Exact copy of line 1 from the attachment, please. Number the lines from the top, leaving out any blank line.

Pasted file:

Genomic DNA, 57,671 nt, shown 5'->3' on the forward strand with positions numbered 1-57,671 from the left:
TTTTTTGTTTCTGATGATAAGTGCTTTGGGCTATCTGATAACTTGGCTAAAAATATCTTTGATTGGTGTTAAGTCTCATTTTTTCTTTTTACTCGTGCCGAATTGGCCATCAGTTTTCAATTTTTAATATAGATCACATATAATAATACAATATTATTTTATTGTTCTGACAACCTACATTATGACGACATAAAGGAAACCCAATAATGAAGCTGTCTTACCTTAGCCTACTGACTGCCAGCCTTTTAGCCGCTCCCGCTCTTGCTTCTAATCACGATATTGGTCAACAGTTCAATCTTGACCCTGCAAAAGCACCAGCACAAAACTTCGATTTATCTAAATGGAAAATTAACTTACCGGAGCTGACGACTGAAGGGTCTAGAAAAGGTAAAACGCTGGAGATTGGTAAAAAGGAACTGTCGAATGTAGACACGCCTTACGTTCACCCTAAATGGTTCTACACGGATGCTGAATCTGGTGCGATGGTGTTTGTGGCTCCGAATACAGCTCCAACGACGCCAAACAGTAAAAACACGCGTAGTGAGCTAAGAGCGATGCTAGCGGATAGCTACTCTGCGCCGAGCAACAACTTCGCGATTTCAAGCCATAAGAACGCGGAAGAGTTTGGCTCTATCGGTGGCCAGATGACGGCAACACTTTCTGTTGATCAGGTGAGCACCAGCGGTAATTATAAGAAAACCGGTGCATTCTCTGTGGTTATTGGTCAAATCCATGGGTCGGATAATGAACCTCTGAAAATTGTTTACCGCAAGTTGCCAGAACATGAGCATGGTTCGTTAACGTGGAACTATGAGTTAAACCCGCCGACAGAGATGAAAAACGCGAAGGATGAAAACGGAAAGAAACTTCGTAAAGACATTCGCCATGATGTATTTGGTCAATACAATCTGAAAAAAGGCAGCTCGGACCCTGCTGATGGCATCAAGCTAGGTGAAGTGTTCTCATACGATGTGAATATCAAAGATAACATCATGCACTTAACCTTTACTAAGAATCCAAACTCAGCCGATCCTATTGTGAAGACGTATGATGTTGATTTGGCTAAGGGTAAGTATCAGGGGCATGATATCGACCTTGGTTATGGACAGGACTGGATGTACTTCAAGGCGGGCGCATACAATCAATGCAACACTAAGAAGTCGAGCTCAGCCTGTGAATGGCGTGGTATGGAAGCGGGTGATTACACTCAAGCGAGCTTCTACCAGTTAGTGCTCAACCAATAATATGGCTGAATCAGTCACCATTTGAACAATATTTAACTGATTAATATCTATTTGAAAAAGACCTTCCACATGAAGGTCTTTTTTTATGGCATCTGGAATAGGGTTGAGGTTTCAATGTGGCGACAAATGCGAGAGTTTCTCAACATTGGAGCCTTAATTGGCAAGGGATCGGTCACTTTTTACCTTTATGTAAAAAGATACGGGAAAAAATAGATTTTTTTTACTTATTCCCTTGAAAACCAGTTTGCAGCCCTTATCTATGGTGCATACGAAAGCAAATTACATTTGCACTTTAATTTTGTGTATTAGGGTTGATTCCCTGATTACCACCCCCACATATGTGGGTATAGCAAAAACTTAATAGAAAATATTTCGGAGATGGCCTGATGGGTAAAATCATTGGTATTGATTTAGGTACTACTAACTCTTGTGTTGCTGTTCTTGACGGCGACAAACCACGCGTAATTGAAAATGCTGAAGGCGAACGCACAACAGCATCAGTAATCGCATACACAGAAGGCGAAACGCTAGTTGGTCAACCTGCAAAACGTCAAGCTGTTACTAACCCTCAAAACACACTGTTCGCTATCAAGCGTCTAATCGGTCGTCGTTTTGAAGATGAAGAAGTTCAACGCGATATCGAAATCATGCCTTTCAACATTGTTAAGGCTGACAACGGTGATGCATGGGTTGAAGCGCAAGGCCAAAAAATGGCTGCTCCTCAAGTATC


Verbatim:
Genomic DNA, 57,671 nt, shown 5'->3' on the forward strand with positions numbered 1-57,671 from the left: